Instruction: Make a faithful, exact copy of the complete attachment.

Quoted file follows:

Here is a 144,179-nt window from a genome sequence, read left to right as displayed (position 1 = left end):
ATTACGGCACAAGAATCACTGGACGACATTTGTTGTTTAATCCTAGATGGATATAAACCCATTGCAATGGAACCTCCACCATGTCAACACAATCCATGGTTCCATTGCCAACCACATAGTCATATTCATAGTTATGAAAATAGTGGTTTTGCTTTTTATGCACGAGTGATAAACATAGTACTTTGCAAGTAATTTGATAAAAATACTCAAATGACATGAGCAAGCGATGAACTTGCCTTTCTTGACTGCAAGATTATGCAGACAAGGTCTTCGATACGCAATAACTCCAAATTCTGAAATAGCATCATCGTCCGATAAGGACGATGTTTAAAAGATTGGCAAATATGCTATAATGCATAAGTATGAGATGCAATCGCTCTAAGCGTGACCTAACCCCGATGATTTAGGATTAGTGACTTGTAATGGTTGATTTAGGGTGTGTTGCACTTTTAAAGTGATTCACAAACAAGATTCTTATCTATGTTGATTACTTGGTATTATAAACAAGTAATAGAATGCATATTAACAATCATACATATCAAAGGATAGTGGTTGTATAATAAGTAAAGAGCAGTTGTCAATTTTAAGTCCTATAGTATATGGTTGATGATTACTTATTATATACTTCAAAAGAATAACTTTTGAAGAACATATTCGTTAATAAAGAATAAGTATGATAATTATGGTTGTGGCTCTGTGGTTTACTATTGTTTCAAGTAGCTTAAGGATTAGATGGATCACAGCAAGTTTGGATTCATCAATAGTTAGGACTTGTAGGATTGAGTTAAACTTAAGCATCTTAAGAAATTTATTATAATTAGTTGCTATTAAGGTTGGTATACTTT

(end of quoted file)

Here is a 144,179-nt window from a genome sequence, read left to right as displayed (position 1 = left end):
ATTACGGCACAAGAATCACTGGACGACATTTGTTGTTTAATCCTAGATGGATATAAACCCATTGCAATGGAACCTCCACCATGTCAACACAATCCATGGTTCCATTGCCAACCACATAGTCATATTCATAGTTATGAAAATAGTGGTTTTGCTTTTTATGCACGAGTGATAAACATAGTACTTTGCAAGTAATTTGATAAAAATACTCAAATGACATGAGCAAGCGATGAACTTGCCTTTCTTGACTGCAAGATTATGCAGACAAGGTCTTCGATACGCAATAACTCCAAATTCTGAAATAGCATCATCGTCCGATAAGGACGATGTTTAAAAGATTGGCAAATATGCTATAATGCATAAGTATGAGATGCAATCGCTCTAAGCGTGACCTAACCCCGATGATTTAGGATTAGTGACTTGTAATGGTTGATTTAGGGTGTGTTGCACTTTTAAAGTGATTCACAAACAAGATTCTTATCTATGTTGATTACTTGGTATTATAAACAAGTAATAGAATGCATATTAACAATCATACATATCAAAGGATAGTGGTTGTATAATAAGTAAAGAGCAGTTGTCAATTTTAAGTCCTATAGTATATGGTTGATGATTACTTATTATATACTTCAAAAGAATAACTTTTGAAGAACATATTCGTTAATAAAGAATAAGTATGATAATTATGGTTGTGGCTCTGTGGTTTACTATTGTTTCAAGTAGCTTAAGGATTAGATGGATCACAGCAAGTTTGGATTCATCAATAGTTAGGACTTGTAGGATTGAGTTAAACTTAAGCATCTTAAGAAATTTATTATAATTAGTTGCTATTAAGGTTGGTATACTTT